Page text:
2015 China Trip Day 4/26: Shanghai – More Food and The Shanghai Urban Planning Museum

Miles walked: 9.35

I weighed myself this morning, the results were unpleasant. Two days of unrestrained eating caused me to gain nearly 4lbs. G was up around the same amount as well.

I needed to cut back on my calories so for breakfast today I drank a big cup of freshly squeezed pomegranate juice and sugarcane juice. I tried several juice bars during this trip and my favorite is the FRESH EVERYDAY chain because they use only the freshest fruits, operate in a hygienic environment, and the workers are very nice. The day before I tried their sugarcane and pear juice for 12RMB($1.93USD), today I tried their pomegranate sugarcane which was 26RMB($4.00USD). I liked both but my favorite still remains their pure sugarcane which is 14RMB($2.25) and not on their menu for some reason.



G still ate a typical Shanghainese breakfast of jian bing except with fried dough this time and freshly ground green bean, red bean, soy bean, and black bean milk. Total for his breakfast was 6RMB($1USD).



We then spotted a crowd of people waiting for a store to open. It was 8:30am on a Sunday, the store does not open until 9am, what could they be selling that would cause a crowd but not a line?


It turns out it is for the Chinese caterpillar fungus which has risen equal the price of gold if not more.


Next we made our way to the Shanghai Urban Planning Museum which we had previously visited in 2010. I am still just as impressed with their large scale model of Shanghai as I was 5 years ago. Shanghai really does have this many tall buildings, and in the future I think it will surpass Hong Kong.


9 million+ people ride the Metro in Shanghai daily. This does not include the amount of people who bike, use their motor scooter, car, and the myriad of public buses. According to Wikipedia, the population of Shanghai at the end of 2014 is estimated to be greater than 24 million which is larger than the entire island of Taiwan which according to 2015 estimate is 23.46 million.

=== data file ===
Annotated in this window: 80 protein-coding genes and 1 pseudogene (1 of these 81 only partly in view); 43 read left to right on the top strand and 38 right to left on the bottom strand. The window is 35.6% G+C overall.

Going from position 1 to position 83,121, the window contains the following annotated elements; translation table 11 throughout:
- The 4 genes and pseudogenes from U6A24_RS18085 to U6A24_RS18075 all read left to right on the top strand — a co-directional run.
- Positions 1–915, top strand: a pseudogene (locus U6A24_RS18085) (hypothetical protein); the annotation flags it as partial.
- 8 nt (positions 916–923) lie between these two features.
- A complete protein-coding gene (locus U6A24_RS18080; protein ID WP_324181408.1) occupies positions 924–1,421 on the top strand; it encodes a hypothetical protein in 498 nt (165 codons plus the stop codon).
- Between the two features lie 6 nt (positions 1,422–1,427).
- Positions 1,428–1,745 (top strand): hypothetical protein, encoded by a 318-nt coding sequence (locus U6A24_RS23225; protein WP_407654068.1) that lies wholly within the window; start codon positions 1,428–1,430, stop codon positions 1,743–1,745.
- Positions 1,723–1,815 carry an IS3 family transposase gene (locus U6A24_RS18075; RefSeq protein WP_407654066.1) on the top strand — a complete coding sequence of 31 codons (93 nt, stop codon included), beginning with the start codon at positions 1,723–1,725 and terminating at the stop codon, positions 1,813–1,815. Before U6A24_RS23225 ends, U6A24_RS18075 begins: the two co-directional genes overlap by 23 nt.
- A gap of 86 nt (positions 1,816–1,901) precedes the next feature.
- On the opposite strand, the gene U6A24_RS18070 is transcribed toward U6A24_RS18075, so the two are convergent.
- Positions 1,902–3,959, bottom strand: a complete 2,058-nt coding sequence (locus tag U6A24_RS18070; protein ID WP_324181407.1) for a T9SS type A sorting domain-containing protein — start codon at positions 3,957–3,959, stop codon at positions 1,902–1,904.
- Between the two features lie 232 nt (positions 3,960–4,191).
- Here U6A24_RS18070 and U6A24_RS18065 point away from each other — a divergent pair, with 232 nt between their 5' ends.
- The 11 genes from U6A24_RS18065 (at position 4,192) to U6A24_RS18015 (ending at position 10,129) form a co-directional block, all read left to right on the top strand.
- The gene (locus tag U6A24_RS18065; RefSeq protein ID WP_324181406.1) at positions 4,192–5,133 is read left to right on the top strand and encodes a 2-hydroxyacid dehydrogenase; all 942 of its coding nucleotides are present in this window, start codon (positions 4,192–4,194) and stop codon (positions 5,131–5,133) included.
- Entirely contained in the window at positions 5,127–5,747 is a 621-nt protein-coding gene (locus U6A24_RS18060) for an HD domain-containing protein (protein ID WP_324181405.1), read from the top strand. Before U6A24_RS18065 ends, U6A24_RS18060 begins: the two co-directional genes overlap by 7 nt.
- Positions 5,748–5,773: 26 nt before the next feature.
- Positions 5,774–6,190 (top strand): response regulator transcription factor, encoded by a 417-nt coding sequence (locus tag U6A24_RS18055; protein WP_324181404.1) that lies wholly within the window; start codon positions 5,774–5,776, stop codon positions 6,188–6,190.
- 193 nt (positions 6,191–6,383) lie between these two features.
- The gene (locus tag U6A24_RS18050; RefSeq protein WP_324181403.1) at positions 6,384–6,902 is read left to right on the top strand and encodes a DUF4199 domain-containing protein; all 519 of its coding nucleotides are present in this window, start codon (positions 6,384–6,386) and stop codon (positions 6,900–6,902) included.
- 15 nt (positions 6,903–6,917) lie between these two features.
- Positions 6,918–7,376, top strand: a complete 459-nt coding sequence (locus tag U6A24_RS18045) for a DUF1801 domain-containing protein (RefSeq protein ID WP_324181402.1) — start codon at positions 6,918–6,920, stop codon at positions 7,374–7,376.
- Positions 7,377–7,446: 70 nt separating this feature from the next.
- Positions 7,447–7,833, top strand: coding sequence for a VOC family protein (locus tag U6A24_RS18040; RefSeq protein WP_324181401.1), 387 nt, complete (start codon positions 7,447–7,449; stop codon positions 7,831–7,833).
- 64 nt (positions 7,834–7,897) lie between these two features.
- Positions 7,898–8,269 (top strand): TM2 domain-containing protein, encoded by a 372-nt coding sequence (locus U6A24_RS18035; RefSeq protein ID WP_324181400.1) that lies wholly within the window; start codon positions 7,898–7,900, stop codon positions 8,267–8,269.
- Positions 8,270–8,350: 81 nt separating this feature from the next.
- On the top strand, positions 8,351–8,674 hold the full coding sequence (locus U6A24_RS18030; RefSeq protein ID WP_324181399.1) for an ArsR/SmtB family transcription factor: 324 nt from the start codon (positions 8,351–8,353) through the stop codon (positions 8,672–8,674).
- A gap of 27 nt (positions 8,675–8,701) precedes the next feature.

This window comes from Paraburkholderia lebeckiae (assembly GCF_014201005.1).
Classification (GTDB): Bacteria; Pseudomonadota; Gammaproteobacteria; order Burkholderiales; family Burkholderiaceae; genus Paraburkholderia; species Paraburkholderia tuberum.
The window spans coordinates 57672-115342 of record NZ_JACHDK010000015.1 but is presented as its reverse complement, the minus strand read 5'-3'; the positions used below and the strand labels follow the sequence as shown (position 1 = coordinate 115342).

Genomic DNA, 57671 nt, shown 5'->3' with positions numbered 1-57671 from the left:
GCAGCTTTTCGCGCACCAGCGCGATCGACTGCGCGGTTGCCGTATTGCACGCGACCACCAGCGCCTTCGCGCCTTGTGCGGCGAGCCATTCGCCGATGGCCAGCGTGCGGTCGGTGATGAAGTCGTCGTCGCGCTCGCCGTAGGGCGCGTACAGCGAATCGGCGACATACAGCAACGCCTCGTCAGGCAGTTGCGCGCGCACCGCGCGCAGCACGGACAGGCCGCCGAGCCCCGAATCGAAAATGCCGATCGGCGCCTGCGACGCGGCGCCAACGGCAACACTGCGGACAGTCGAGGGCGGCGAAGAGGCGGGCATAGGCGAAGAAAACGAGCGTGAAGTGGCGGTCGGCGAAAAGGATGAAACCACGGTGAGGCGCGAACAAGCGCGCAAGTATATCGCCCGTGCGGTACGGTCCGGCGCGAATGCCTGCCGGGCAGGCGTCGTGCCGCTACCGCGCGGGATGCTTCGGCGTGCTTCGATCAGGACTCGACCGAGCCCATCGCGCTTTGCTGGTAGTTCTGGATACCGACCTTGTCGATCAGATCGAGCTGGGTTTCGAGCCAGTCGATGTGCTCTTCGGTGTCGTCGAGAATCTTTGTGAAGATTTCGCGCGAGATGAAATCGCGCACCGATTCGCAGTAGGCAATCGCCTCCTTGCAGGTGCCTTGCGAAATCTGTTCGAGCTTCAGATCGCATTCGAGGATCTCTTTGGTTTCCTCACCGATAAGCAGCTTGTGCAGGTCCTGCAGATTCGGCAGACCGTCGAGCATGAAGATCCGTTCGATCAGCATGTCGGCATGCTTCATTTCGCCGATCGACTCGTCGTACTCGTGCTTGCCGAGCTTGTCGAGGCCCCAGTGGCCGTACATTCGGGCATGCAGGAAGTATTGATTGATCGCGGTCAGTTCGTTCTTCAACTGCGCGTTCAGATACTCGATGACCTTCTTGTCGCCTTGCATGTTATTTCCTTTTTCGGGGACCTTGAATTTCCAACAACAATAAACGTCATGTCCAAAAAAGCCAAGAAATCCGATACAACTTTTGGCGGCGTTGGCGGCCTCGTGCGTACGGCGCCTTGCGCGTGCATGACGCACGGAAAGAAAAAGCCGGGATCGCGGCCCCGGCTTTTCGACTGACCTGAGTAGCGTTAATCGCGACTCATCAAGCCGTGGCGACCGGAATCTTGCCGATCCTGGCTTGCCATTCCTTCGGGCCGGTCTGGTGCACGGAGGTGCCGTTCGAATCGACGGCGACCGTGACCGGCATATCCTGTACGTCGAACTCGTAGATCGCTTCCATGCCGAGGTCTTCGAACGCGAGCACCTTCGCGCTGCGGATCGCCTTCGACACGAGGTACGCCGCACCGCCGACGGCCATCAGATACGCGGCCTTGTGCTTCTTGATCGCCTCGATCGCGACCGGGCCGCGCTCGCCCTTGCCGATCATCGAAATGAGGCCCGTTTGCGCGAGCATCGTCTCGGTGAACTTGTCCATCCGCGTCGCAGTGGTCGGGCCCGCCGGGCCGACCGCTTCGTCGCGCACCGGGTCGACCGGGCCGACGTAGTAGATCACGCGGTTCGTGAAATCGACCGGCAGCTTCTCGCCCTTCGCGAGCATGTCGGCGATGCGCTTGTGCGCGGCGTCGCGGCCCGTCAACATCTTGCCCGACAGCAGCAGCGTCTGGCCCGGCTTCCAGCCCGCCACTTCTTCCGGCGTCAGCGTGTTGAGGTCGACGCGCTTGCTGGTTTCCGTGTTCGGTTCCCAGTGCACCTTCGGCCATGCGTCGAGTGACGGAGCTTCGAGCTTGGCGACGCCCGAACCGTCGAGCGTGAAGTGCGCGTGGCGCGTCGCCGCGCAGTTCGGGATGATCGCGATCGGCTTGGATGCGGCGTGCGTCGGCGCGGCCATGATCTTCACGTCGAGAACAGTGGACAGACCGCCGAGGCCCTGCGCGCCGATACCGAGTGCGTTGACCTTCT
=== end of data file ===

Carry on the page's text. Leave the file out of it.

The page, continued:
Another exhibit I found interesting was a bunch of comic strips drawn by Frank He Youzhi depicting Shanghai life during the 1930’s-1970’s. The comic below is an example of his work which depicts a man going door to door selling coal to housewives. Cooking and heating with coal was common during the 1980’s in Shanghai as was the use of chamber pots. Back in the 1980’s about half of my relatives bought coal and emptied their chamber pots daily.


After nearly 3 hours of standing on our feet, G and I were very thirsty and hungry so we walked over to R&B World Teahouse. We bought this XL size drink for 16RMB($2.60). Made with real fruit, we saw the staff squeeze an entire lemon and lime along with a bag of green tea and some jello bites. There are many such drink places in Shanghai and it is one of the reasons that is making people grow fatter. I observed a lot more overweight people especially women during this trip than all my other trips to Shanghai. Way too many restaurants, dessert shops, and sugary drink places for one to indulge in.